Connect with us

Hi, what are you looking for?

News

Congress Funds Homeland Security Another Week

By Brandon Moseley
Alabama Political Reporter

On Friday, February 27, Congress averted a partial shutdown of the Department of Homeland Security late Friday when both the House and Senate passed a seven-day extension of funding for the agency. The House acted just two hours before funding was set to expire at midnight. The House vote was 357 to 60. The Senate passed the measure by voice vote.

The House had sent the Senate a Homeland Security Funding bill with language preventing President Obama from using any funding for his controversial executive amnesty plan to grant legal status to millions of illegal immigrants in the country and increase legal immigration by Presidential fiat.

Senate Democrats filibustered the plan. Eventually the Senate passed a Homeland Security funding bill stripping away the GOP language defunding Presidential amnesty.

Congresswoman Martha Roby (R-Montgomery) called the Senate Homeland Bill “Unacceptable.”

Representative Roby voted to reject the Senate-passed Homeland Security Appropriations bill   and to form a bicameral conference committee to continue negotiations.

Rep. Roby said in a statement, “We want to responsibly fund Homeland Security and its important functions, but I cannot support a Homeland Security Appropriations Title that fails to address executive amnesty.”

Advertisement. Scroll to continue reading.

Rep. Roby said, “What the Senate passed was unacceptable. The House has voted to reject it and, per regular order, go to a conference committee to work out the differences. That’s how the legislative process is supposed to work, so I hope Senate Democrats will remember their civics lessons and agree to come to the negotiation table.”

US Senator Richard Shelby also voted against the Senate bill. Sen. Shelby said in a statement, “While I support providing critical funding for agencies that protect our national security, I opposed the DHS appropriations bill because it does not address the President’s unconstitutional executive amnesty. President Obama has himself admitted 22 times that he does not have the authority to unilaterally grant amnesty to millions of illegal immigrants currently in our country. However, Democrats repeatedly blocked the Senate from moving forward on the House-passed DHS bill that would prevent federal funds from being used to implement the President’s unlawful action. I opposed today’s bill because I do not believe that we should allow this blatant abuse of power to continue. I remain committed to fighting against executive amnesty.”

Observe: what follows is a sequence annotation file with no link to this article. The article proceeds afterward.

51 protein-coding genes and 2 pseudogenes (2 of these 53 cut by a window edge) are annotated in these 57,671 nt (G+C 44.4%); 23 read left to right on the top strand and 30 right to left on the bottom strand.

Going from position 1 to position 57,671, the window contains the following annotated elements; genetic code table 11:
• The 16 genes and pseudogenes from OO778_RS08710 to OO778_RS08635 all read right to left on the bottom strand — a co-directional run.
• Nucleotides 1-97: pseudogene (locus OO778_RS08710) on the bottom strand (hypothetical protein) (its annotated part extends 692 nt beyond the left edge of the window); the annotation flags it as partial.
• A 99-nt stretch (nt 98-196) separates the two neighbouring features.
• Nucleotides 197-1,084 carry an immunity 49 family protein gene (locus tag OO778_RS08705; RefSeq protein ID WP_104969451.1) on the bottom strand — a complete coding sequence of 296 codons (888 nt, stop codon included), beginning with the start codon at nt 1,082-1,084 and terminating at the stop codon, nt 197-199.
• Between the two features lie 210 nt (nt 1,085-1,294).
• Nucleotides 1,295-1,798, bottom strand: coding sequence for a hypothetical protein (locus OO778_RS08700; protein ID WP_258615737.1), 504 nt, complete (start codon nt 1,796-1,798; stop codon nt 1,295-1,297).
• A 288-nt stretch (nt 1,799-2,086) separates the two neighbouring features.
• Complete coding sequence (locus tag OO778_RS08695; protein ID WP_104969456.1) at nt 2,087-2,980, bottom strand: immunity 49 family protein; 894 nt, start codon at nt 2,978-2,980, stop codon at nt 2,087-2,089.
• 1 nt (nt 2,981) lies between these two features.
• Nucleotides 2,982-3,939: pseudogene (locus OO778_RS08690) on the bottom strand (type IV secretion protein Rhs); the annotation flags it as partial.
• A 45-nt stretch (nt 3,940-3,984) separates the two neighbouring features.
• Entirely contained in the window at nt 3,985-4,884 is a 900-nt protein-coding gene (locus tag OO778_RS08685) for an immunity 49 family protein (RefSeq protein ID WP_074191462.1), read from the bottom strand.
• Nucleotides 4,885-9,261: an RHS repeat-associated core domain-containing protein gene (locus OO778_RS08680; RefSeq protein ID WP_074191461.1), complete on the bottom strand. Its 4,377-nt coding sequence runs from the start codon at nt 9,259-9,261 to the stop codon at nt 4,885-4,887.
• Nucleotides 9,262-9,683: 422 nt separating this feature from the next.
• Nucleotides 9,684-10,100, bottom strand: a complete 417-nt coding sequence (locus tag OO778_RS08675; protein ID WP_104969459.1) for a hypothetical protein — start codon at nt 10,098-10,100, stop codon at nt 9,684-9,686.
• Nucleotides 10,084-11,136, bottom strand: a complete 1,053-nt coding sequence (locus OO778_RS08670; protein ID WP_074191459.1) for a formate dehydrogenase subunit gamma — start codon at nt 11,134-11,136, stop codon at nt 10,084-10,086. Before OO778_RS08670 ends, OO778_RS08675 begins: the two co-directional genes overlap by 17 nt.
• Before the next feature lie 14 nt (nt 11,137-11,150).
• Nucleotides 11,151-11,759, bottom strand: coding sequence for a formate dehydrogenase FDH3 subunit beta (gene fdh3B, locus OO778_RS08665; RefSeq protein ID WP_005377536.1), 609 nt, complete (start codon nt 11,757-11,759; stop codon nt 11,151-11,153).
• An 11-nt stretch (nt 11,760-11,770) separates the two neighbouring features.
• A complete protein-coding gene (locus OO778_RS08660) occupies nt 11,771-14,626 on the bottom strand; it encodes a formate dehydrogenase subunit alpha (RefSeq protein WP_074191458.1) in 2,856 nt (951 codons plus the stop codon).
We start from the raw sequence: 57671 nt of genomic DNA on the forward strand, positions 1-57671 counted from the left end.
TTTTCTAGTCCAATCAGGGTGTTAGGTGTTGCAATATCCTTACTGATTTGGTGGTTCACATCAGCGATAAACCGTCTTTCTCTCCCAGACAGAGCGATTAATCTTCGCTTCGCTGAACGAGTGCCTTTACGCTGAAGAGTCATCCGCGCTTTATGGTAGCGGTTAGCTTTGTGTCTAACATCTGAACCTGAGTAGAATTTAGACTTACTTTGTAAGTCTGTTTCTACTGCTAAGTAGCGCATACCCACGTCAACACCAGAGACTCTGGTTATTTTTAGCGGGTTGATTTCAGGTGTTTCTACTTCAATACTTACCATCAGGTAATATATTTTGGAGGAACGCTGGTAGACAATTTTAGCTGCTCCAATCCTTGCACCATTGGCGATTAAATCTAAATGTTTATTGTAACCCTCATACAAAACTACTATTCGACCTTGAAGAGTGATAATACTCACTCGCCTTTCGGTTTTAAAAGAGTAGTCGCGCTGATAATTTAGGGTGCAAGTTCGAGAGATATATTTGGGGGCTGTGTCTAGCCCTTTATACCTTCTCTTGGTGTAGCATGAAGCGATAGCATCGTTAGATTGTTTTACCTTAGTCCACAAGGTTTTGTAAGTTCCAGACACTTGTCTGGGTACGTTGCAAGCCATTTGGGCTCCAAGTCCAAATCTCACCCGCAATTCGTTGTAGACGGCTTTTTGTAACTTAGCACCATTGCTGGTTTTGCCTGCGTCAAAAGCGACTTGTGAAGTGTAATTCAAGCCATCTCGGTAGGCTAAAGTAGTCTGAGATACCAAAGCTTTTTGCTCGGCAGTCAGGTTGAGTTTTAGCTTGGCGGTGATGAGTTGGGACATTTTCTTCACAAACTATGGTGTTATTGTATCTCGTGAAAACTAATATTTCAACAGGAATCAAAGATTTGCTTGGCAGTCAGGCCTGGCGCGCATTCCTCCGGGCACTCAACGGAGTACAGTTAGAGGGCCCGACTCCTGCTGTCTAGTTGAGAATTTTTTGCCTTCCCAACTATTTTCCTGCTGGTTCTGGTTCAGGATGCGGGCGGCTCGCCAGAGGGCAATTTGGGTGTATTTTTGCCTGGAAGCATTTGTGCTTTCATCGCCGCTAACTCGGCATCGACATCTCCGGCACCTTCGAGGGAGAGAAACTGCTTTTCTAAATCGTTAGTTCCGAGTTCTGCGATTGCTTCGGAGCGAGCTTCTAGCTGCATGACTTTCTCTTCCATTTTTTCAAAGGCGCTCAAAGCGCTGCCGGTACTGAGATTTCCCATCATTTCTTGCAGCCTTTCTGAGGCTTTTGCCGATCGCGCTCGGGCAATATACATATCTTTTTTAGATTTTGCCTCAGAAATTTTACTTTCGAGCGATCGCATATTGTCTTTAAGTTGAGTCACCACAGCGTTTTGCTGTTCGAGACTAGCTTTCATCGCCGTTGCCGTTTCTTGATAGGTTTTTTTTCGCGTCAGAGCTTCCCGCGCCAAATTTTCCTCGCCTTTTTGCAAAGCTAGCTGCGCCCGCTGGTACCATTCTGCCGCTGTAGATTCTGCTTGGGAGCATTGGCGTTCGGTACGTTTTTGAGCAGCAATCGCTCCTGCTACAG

On Thursday, February 26 Congressman Mo Brooks (R-Huntsville) wrote, “Tonight I joined MSNBC to emphasize the importance of passing a DHS funding bill that stops President Obama’s executive amnesty. The Senate has blocked House passed legislation to fund DHS in order to protect conduct that the president himself admitted is illegal and unconstitutional, ultimately putting illegal aliens on a pedestal above American citizens.”

Rep. Roby’s office said that she has fiercely opposed the president’s immigration actions, calling them dangerous, irresponsible and a threat to the rule of law. On the first day of the new Congress, Rep. Roby proposed legislation specifically prohibiting federal funds from being used to implement the unlawful immigration actions.

The Congress will have to take up this issue again this week as another Friday deadline is approaching. The department needs $40 billion to carry them until the end of September.

House Republican leaders were unable to muster enough votes for a three week funding bill.

Advertisement. Scroll to continue reading.
Brandon Moseley
Written By

Brandon Moseley is a senior reporter with over nine years at Alabama Political Reporter. During that time he has written 8,297 articles for APR. You can email him at [email protected] or follow him on Facebook. Brandon is a native of Moody, Alabama, a graduate of Auburn University, and a seventh generation Alabamian.

DIG DEEPER

Congress

Shelby questioned officials about quantum computing gains and space capabilities, noting U.S. adversaries' own work in those areas.

National

Rogers and Brooks claim that the Biden administration is launching an assault on Americans' Second Amendment rights.

State

In 2018, Alabama’s Wiregrass experienced substantial losses due to agriculture damage caused by Hurricane Michael.

Congress

The bill would permanently reauthorize the E-Verify program and make its use mandatory for employers.